We Are Your Friends
Friends shouldn’t let friends pay money to see We Are Your Friends.
Elizabeth Gilbert's book "Eat, Pray, Love," unread by me, spent 150 weeks on the New York Times best seller list and is by some accounts a good one. It is also movie material, concerning as it does a tall blond (Gilbert) who ditches a failing marriage and a disastrous love affair to spend a year living in Italy, India and Bali seeking to find the balance of body, mind and spirit.
During this journey, great-looking men are platooned at her, and a wise man, who has to be reminded who she is, remembers instantly, although what he remembers is only what she's just told him.
I gather Gilbert's "prose is fueled by a mix of intelligence, wit and colloquial exuberance that is close to irresistible" (New York Times Book Review), and if intelligence, wit and exuberance are what you're looking for, Julia Roberts is an excellent choice as the movie's star. You can see how it would be fun to spend a year traveling with Gilbert. A lot more fun than spending nearly two hours watching a movie about it. I guess you have to belong to the narcissistic subculture of Woo-Woo.
Here is a movie about Liz Gilbert. About her quest, her ambition, her good luck in finding only nice men, including the ones she dumps. She funds her entire trip, including scenic accommodations, ashram, medicine man, guru, spa fees and wardrobe, on her advance to write this book. Well, the publisher obviously made a wise investment. It's all about her, and a lot of readers can really identify with that. Her first marriage apparently broke down primarily because she tired of it, although Roberts at (a sexy and attractive) 43 makes an actor's brave stab at explaining they were "young and immature." She walks out on the guy (Billy Crudup) and he still likes her and reads her on the Web.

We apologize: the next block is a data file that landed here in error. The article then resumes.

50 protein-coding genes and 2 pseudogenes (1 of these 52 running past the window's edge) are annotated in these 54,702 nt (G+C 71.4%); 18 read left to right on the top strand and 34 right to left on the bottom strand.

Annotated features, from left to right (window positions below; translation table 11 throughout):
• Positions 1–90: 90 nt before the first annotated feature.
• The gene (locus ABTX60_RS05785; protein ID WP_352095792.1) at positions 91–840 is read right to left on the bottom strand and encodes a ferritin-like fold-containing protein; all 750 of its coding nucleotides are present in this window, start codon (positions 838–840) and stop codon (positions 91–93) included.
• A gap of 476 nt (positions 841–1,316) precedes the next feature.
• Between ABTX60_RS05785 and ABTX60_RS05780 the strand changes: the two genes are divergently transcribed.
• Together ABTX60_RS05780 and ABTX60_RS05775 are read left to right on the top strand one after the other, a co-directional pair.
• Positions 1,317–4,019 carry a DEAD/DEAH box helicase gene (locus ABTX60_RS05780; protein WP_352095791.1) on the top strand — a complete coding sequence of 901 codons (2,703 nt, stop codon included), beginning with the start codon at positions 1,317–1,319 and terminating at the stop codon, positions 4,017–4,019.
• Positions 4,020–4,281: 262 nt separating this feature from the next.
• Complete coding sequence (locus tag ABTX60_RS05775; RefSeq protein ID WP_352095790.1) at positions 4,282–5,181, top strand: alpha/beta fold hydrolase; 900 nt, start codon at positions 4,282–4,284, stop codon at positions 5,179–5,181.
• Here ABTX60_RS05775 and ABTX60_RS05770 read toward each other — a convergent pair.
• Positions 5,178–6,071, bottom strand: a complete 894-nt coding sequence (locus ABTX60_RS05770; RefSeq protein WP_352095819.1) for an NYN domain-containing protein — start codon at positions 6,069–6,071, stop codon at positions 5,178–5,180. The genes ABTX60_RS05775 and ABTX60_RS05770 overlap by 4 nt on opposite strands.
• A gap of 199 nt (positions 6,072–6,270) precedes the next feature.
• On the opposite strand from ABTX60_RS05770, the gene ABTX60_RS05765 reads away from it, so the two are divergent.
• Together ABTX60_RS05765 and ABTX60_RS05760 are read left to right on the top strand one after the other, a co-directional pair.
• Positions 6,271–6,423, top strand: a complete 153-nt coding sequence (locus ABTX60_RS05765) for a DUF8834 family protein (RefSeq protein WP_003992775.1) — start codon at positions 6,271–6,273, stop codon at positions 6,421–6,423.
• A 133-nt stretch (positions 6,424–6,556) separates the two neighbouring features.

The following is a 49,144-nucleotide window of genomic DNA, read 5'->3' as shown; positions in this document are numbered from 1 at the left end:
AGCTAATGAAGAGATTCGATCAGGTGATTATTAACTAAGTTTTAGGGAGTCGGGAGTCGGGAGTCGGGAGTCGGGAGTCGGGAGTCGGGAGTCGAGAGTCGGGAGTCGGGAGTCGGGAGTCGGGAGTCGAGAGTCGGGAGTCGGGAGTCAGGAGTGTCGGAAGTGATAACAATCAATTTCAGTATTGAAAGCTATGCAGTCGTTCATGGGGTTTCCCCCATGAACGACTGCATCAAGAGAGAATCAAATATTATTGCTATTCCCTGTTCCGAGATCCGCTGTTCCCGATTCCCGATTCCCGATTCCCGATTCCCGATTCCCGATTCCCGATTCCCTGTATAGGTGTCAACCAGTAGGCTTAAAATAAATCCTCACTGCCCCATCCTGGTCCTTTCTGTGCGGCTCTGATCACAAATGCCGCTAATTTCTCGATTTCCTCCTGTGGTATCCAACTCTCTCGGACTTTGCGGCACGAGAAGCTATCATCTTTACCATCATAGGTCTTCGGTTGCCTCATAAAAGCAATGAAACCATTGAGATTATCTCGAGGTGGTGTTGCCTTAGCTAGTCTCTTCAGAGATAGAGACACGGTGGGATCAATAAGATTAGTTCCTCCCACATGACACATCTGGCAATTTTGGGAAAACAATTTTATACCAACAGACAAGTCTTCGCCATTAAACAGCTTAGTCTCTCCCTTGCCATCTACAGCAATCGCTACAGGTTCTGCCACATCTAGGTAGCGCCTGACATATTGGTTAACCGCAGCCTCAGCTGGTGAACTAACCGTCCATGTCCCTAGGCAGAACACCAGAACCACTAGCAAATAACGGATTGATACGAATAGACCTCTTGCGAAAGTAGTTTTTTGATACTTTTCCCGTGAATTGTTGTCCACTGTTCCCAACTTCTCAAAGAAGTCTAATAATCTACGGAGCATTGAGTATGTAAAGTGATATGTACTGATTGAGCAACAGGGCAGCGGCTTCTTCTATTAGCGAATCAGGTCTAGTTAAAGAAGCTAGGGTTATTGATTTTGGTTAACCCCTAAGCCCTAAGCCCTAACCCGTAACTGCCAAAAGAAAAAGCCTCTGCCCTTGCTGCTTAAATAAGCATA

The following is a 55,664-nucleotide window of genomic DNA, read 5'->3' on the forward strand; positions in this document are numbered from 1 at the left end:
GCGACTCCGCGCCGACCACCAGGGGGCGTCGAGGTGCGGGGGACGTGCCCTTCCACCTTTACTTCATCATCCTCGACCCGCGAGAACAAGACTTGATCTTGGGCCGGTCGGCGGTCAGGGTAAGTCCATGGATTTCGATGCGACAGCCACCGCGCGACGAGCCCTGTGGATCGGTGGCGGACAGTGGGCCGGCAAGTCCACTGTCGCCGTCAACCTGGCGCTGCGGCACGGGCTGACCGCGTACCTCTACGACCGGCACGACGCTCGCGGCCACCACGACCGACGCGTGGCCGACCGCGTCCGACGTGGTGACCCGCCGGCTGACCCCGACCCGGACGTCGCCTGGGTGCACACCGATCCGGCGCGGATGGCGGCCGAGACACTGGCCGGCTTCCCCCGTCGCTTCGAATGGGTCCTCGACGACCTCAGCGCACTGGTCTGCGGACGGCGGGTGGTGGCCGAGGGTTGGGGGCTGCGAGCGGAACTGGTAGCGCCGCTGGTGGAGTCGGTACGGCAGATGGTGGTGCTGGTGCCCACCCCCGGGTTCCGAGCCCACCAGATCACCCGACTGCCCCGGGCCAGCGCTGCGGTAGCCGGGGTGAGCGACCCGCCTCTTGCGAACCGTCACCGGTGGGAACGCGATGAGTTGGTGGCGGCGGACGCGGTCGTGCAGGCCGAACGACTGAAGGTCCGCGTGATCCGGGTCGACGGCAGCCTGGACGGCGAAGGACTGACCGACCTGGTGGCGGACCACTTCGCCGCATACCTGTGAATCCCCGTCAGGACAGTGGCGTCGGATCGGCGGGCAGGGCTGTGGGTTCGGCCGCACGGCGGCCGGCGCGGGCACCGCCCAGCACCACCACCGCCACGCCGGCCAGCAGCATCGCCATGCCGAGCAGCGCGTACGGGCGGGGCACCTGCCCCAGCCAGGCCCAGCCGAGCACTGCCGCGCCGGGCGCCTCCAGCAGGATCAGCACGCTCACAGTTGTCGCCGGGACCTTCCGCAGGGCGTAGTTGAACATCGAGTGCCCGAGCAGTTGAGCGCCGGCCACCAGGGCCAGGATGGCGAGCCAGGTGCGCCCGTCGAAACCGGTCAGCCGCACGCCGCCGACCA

In Italy, she eats such Pavarottian plates of pasta that I hope one of the things she prayed for in India was deliverance from the sin of gluttony. At one trattoria she apparently orders the entire menu, and I am not making this up. She meets a man played by James Franco, about whom, enough said. She shows moral fibre by leaving such a dreamboat for India, where her quest involves discipline in meditation, for which she allots three months rather than the recommended lifetime. There she meets a tall, bearded, bespectacled older Texan (Richard Jenkins) who is without question the most interesting and attractive man in the movie, and like all of the others seems innocent of lust.
In Bali she revisits her beloved adviser Ketut Liyer (Hadi Subiyanto), who is a master of truisms known to us all. Although he connects her with a healer who can mend a nasty cut with a leaf applied for a few hours, his own skills seem limited to the divinations anyone could make after looking at her, and telling her things about herself after she has already revealed them.
Now she has found Balance, begins to dance on the high wire of her life. She meets Felipe (Javier Bardem), another divorced exile, who is handsome, charming, tactful, forgiving and a good kisser. He explains that he lives in Bali because his business is import-export, "which you can do anywhere" — although later, he explains she must move to Bali because "I live in Bali because my business is here." They've both forgotten what he said earlier. Unless perhaps you can do import-export anywhere, but you can only import and export from Bali when you live there. That would certainly be my alibi.
The audience I joined was perhaps 80 percent female. I heard some sniffles and glimpsed some tears, and no wonder. "Eat Pray Love" is shameless wish-fulfillment, a Harlequin novel crossed with a mystic travelogue, and it mercifully reverses the life chronology of many people, which is Love Pray Eat.
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